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Time Challenge

Do you now people who are perpetually late? It can cost them a job. Learning to manage time at an early age is a life skill that will serve them in the future. The earlier they are taught, the better.

In order to teach time management, children need to have a sense of what time feels like to them. I have heard many people say, “That took me hours,” when it only took them 45 minutes. To schedule effectively, one must experiment with how much time different tasks take. Challenge your children to do the following fun activity of measuring time.

Using a stop watch and piece of paper to record their data, have your children investigate how much time the following activities take to complete effectively. If they rush to beat the clock, they will more than likely will end up late to a party. So efficiency and accuracy are important. If they say it took 30 seconds to tie their poorly have them tie them again and compare the time difference. It can be a real eye opener. They need to realize there are a lot of time eaters they don’t think about, which can lead to poor time management. 

  1. Brush your hair   _________________
  2. Brush your teeth _________________
  3. Wash your face __________________
  4. Take a shower or bath ______________
  5. Get dressed        _________________
  6. Make your bed   _________________
  7. Put dirty clothes in the hamper _________________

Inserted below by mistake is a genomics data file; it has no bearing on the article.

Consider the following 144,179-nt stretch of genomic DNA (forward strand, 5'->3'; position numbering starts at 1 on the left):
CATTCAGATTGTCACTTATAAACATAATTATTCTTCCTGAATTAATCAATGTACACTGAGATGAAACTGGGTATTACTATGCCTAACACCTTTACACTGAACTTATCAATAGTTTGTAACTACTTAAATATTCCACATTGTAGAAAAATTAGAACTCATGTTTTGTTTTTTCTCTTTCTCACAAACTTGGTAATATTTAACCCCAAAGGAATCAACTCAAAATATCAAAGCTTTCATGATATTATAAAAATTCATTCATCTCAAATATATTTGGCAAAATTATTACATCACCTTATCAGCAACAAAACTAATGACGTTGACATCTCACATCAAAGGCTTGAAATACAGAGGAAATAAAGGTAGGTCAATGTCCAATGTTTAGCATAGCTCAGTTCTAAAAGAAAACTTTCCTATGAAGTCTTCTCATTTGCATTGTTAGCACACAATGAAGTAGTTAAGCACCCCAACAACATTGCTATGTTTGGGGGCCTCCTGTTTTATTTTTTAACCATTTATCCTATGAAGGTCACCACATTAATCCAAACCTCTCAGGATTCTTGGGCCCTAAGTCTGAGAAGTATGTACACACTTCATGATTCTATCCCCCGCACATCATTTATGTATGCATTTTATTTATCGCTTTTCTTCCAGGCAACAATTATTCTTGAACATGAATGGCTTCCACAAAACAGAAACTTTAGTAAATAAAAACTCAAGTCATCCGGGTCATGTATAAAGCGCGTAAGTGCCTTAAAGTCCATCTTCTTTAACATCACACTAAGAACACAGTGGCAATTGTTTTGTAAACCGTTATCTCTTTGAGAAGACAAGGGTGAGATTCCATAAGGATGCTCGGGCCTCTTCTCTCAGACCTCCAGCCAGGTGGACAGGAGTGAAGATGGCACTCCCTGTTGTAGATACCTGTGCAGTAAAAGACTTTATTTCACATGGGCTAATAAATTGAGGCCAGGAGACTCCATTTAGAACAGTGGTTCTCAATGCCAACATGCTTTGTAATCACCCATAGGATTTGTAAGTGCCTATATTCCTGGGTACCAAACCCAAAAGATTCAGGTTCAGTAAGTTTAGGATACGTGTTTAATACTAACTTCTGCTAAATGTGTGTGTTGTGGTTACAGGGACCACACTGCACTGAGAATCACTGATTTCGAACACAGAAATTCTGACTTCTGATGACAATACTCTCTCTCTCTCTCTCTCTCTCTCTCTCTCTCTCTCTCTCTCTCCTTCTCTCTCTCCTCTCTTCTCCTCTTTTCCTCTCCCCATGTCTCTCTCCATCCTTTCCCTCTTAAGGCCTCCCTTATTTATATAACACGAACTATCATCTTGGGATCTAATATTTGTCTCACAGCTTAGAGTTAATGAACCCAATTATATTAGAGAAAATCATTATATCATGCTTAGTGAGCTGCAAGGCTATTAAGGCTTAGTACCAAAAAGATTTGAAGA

8. Check the floor for belongings and put them away _____________
  9. Eat your breakfast _________________
  10. Rinse your dishes ___________
  11. Put on socks and shoes ______________
  12. Tie your shoes ______________
  13. Empty the trash _____________
  14. Use the bathroom _______________
  15. Put away a game _______________
  16. Water the lawn _________________
  17. Add activities that apply to your child, such as how long it takes to skip from one room to another, read a chapter in a book, help a sibling get dressed, put books in a bag, check-out at the cash register on a shopping trip, or how long it takes to get to different places. 
  18. Sit in front of something to see how long you can sit without getting fidgety or getting the urge to say something. Try to increase your time each day. (Parents, this is an important skills for children to learn so they can attend more efficiently in class)>

I know that #1-8 takes me 15 minutes, that includes putting on make-up (I’m a minimalist).

I’d love to see their results. Please email me a copy of their worksheets at

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